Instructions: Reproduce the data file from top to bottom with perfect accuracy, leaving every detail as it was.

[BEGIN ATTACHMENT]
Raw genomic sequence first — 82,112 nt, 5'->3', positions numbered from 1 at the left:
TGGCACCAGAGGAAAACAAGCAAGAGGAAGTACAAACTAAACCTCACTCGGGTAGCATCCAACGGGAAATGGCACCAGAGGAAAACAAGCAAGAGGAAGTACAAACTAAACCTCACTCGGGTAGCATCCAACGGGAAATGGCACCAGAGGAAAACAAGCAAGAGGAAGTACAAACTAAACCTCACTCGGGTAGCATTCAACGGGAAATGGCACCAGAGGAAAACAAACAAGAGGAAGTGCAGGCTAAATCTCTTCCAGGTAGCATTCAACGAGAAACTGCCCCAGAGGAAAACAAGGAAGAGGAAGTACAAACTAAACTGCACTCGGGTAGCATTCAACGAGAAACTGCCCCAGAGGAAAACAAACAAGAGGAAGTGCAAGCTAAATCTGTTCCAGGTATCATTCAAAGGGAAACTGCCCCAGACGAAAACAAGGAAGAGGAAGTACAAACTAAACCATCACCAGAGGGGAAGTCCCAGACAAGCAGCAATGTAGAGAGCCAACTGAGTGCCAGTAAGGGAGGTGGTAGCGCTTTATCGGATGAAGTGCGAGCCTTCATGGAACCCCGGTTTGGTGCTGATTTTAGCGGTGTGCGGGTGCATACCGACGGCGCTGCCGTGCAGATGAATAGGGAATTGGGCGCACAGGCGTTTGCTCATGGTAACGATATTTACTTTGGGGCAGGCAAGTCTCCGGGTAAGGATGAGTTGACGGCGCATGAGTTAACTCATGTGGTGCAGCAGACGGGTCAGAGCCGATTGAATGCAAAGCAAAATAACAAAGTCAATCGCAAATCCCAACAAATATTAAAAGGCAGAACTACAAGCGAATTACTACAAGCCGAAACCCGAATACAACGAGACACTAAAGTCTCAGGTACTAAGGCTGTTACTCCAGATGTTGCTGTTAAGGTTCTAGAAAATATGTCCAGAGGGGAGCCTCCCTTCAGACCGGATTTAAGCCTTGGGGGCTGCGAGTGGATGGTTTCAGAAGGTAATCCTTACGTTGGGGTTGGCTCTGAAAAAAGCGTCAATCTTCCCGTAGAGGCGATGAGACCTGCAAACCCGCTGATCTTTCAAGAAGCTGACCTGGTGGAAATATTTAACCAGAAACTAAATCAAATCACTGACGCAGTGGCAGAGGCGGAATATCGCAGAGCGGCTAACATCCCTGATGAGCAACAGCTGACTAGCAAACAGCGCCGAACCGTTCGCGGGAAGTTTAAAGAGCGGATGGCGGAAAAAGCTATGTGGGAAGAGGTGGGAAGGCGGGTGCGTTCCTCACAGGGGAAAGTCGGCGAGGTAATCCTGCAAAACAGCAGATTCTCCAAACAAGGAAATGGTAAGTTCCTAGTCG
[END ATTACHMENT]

Raw genomic sequence first — 82,112 nt, 5'->3', positions numbered from 1 at the left:
TGGCACCAGAGGAAAACAAGCAAGAGGAAGTACAAACTAAACCTCACTCGGGTAGCATCCAACGGGAAATGGCACCAGAGGAAAACAAGCAAGAGGAAGTACAAACTAAACCTCACTCGGGTAGCATCCAACGGGAAATGGCACCAGAGGAAAACAAGCAAGAGGAAGTACAAACTAAACCTCACTCGGGTAGCATTCAACGGGAAATGGCACCAGAGGAAAACAAACAAGAGGAAGTGCAGGCTAAATCTCTTCCAGGTAGCATTCAACGAGAAACTGCCCCAGAGGAAAACAAGGAAGAGGAAGTACAAACTAAACTGCACTCGGGTAGCATTCAACGAGAAACTGCCCCAGAGGAAAACAAACAAGAGGAAGTGCAAGCTAAATCTGTTCCAGGTATCATTCAAAGGGAAACTGCCCCAGACGAAAACAAGGAAGAGGAAGTACAAACTAAACCATCACCAGAGGGGAAGTCCCAGACAAGCAGCAATGTAGAGAGCCAACTGAGTGCCAGTAAGGGAGGTGGTAGCGCTTTATCGGATGAAGTGCGAGCCTTCATGGAACCCCGGTTTGGTGCTGATTTTAGCGGTGTGCGGGTGCATACCGACGGCGCTGCCGTGCAGATGAATAGGGAATTGGGCGCACAGGCGTTTGCTCATGGTAACGATATTTACTTTGGGGCAGGCAAGTCTCCGGGTAAGGATGAGTTGACGGCGCATGAGTTAACTCATGTGGTGCAGCAGACGGGTCAGAGCCGATTGAATGCAAAGCAAAATAACAAAGTCAATCGCAAATCCCAACAAATATTAAAAGGCAGAACTACAAGCGAATTACTACAAGCCGAAACCCGAATACAACGAGACACTAAAGTCTCAGGTACTAAGGCTGTTACTCCAGATGTTGCTGTTAAGGTTCTAGAAAATATGTCCAGAGGGGAGCCTCCCTTCAGACCGGATTTAAGCCTTGGGGGCTGCGAGTGGATGGTTTCAGAAGGTAATCCTTACGTTGGGGTTGGCTCTGAAAAAAGCGTCAATCTTCCCGTAGAGGCGATGAGACCTGCAAACCCGCTGATCTTTCAAGAAGCTGACCTGGTGGAAATATTTAACCAGAAACTAAATCAAATCACTGACGCAGTGGCAGAGGCGGAATATCGCAGAGCGGCTAACATCCCTGATGAGCAACAGCTGACTAGCAAACAGCGCCGAACCGTTCGCGGGAAGTTTAAAGAGCGGATGGCGGAAAAAGCTATGTGGGAAGAGGTGGGAAGGCGGGTGCGTTCCTCACAGGGGAAAGTCGGCGAGGTAATCCTGCAAAACAGCAGATTCTCCAAACAAGGAAATGGTAAGTTCCTAGTCG